This week, U.S. Sen. Marco Rubio, R-Fla., showcased his support of U.S. Sen. Ted Cruz’s, R-Texas, proposal to “disrupt illicit gold mining and trafficking of other precious metals that are commonly used to fund terrorist groups and rogue regimes.”
Cruz introduced the bill last week and he and co-sponsors like U.S. Sen. Thom Tillis, R-NC, highlighted it this week. The proposal would allow the U.S. Treasury Department to crack down on illegal mining and trafficking
“The mining and trade of illicit precious metals across the globe continues to pose a national security threat to the U.S. and our allies,” Cruz said on Wednesday. “The porous border between Venezuela and Colombia facilitates the smuggling of illegal gold with ties to Marxist guerrilla groups like the National Liberation Army (ELN) and the Revolutionary Armed Forces of Colombia (FARC). Venezuelan mining is also exported and laundered to boost dangerous regimes such as Iran, and moved through countries such as Turkey without transparency or accountability. This bill would help disrupt these activities by empowering the Treasury Department to designate jurisdictions of primary money laundering concern for trade in illicit metals.”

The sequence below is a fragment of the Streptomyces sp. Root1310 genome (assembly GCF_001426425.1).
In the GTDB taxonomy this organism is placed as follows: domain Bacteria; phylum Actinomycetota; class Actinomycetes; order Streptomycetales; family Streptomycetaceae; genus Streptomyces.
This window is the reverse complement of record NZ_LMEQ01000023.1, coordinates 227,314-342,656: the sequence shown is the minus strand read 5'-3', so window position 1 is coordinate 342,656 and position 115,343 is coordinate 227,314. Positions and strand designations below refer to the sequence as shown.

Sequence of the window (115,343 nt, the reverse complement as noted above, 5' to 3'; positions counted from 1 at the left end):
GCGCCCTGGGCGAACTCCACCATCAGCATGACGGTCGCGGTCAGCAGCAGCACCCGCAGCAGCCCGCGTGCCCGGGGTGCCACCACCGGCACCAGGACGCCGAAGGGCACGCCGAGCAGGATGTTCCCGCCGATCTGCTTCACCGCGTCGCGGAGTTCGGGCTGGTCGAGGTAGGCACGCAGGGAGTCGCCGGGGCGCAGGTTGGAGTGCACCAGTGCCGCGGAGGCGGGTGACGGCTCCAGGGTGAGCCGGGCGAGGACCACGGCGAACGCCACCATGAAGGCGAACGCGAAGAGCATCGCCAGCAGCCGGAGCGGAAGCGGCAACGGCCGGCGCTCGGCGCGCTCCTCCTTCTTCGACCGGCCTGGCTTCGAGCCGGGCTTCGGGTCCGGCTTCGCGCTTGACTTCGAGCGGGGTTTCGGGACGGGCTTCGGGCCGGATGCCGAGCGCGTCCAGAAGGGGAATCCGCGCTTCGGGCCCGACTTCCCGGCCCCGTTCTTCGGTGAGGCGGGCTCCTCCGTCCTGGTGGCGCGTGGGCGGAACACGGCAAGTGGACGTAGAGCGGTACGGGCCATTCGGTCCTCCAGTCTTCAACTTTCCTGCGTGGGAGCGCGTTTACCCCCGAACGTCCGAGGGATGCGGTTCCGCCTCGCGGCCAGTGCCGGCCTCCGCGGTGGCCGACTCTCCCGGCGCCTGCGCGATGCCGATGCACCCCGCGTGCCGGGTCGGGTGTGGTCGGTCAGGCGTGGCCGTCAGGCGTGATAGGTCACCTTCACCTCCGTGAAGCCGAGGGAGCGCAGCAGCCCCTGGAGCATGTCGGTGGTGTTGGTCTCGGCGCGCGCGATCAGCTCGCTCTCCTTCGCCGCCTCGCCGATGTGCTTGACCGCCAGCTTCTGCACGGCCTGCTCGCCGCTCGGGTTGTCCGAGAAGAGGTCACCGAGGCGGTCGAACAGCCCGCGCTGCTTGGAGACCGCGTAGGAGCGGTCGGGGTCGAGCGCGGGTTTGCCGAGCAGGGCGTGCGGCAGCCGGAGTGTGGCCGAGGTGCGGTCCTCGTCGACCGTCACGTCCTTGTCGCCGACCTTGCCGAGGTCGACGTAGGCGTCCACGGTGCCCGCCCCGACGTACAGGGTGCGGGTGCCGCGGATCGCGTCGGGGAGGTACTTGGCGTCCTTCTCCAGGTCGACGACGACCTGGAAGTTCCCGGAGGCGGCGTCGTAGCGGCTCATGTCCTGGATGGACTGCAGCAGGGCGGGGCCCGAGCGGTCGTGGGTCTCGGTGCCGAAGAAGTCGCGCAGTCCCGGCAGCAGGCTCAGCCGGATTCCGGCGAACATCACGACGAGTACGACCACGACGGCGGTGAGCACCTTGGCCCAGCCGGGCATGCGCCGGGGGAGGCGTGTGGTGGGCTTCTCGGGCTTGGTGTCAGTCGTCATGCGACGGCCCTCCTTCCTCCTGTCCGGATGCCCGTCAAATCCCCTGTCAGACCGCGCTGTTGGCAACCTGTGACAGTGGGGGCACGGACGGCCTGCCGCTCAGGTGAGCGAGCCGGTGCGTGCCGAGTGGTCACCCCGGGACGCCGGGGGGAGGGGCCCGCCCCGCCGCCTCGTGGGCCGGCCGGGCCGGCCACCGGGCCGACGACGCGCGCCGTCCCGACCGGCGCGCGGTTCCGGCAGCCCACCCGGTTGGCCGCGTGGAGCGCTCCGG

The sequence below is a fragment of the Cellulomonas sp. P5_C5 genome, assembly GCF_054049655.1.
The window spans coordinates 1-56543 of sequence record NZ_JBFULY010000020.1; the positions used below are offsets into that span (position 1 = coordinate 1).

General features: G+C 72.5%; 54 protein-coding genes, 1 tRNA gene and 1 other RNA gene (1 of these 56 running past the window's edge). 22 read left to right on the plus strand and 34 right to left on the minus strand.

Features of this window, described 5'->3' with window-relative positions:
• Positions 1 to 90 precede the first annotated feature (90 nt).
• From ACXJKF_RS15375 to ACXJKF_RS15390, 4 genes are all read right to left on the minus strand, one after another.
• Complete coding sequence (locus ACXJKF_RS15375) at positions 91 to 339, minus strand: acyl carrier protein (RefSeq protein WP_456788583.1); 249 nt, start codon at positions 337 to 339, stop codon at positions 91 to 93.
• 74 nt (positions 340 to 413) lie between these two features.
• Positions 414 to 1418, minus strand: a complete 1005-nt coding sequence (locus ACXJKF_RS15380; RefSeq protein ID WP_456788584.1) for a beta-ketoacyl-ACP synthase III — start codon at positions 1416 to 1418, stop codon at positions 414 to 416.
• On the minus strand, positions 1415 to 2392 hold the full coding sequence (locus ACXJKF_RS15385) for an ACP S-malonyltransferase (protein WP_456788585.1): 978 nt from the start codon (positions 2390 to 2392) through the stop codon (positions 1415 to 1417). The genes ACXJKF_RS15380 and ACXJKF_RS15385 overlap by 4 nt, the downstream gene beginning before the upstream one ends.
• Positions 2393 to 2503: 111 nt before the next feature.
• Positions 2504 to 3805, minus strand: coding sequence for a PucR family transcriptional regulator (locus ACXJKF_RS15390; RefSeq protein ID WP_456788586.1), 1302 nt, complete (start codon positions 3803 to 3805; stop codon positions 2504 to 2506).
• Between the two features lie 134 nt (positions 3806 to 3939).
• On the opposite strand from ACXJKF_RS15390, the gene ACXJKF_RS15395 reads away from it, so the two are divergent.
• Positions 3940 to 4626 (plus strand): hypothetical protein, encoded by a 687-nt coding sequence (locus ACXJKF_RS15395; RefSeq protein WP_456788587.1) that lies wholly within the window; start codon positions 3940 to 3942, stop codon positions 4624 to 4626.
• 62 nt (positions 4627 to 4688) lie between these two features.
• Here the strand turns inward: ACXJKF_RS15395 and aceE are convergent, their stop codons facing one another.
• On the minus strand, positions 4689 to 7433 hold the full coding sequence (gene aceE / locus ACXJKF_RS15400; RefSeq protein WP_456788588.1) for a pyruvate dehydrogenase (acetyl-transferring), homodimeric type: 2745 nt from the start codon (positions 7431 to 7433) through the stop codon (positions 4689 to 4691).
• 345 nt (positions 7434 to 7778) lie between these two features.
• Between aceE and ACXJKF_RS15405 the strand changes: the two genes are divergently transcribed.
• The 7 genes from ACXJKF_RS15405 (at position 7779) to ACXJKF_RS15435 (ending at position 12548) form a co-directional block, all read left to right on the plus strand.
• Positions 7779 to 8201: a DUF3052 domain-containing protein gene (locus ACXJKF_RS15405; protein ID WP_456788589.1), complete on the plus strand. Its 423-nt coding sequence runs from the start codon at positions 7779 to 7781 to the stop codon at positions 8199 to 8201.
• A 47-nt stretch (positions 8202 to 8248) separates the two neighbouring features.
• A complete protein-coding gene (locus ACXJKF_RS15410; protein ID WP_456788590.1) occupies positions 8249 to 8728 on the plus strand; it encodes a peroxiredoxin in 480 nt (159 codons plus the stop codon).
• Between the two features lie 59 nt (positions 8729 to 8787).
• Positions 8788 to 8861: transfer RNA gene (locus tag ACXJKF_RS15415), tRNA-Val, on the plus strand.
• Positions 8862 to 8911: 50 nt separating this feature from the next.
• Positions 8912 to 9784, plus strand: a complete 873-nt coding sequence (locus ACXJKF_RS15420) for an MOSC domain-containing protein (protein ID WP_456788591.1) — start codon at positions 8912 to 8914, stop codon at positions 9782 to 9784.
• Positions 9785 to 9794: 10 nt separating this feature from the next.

“I’m proud to join my Senate colleagues in supporting this legislative effort, which would empower our nation to hold those countries, institutions, or banks accountable for illegally trading gold from Iran or Venezuela,” Rubio said. “We must prevent individuals and entities who are illegally enriching themselves from exploiting their nation’s natural resources and trying to sell precious metals abroad.”
“Illegal mining and trafficking of natural resources in many countries, including Venezuela and Iran, are used to fund rogue regimes and other terrorist organizations. This is a direct threat to our national security,” Tillis said. “We must take action against these organizations in order to further prevent these regimes from benefiting financially from these illegal transactions. I am proud to work with Senators Cruz and Rubio to combat these illicit acts and bring a stop to these regimes.”
The bill was sent to the U.S. Senate Banking, Housing, and Urban Affairs Committee. So far, there is no companion measure over in the U.S. House.